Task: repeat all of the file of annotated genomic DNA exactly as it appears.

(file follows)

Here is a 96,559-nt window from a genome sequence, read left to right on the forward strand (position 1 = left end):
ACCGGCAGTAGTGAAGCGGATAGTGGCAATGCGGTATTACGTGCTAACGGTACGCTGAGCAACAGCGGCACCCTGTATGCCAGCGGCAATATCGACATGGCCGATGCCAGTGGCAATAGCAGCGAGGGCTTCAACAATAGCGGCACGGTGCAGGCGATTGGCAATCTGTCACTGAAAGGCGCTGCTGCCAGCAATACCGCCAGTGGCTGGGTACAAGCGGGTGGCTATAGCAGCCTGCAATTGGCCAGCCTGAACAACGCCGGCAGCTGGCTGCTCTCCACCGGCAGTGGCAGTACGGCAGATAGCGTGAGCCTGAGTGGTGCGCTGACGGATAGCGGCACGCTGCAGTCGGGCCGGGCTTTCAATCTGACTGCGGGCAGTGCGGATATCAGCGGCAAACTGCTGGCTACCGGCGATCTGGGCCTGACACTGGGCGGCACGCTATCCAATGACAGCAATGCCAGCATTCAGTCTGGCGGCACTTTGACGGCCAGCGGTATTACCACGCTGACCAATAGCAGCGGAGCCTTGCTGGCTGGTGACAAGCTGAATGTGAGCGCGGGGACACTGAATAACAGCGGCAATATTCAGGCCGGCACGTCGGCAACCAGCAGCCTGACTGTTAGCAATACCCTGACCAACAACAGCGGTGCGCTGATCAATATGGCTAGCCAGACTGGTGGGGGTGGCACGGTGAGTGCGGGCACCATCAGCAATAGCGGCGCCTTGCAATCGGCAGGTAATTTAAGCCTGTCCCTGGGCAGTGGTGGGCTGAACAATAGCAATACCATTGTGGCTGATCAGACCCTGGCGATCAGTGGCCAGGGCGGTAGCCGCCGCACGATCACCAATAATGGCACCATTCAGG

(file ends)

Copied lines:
Here is a 96,559-nt window from a genome sequence, read left to right on the forward strand (position 1 = left end):
ACCGGCAGTAGTGAAGCGGATAGTGGCAATGCGGTATTACGTGCTAACGGTACGCTGAGCAACAGCGGCACCCTGTATGCCAGCGGCAATATCGACATGGCCGATGCCAGTGGCAATAGCAGCGAGGGCTTCAACAATAGCGGCACGGTGCAGGCGATTGGCAATCTGTCACTGAAAGGCGCTGCTGCCAGCAATACCGCCAGTGGCTGGGTACAAGCGGGTGGCTATAGCAGCCTGCAATTGGCCAGCCTGAACAACGCCGGCAGCTGGCTGCTCTCCACCGGCAGTGGCAGTACGGCAGATAGCGTGAGCCTGAGTGGTGCGCTGACGGATAGCGGCACGCTGCAGTCGGGCCGGGCTTTCAATCTGACTGCGGGCAGTGCGGATATCAGCGGCAAACTGCTGGCTACCGGCGATCTGGGCCTGACACTGGGCGGCACGCTATCCAATGACAGCAATGCCAGCATTCAGTCTGGCGGCACTTTGACGGCCAGCGGTATTACCACGCTGACCAATAGCAGCGGAGCCTTGCTGGCTGGTGACAAGCTGAATGTGAGCGCGGGGACACTGAATAACAGCGGCAATATTCAGGCCGGCACGTCGGCAACCAGCAGCCTGACTGTTAGCAATACCCTGACCAACAACAGCGGTGCGCTGATCAATATGGCTAGCCAGACTGGTGGGGGTGGCACGGTGAGTGCGGGCACCATCAGCAATAGCGGCGCCTTGCAATCGGCAGGTAATTTAAGCCTGTCCCTGGGCAGTGGTGGGCTGAACAATAGCAATACCATTGTGGCTGATCAGACCCTGGCGATCAGTGGCCAGGGCGGTAGCCGCCGCACGATCACCAATAATGGCACCATTCAGG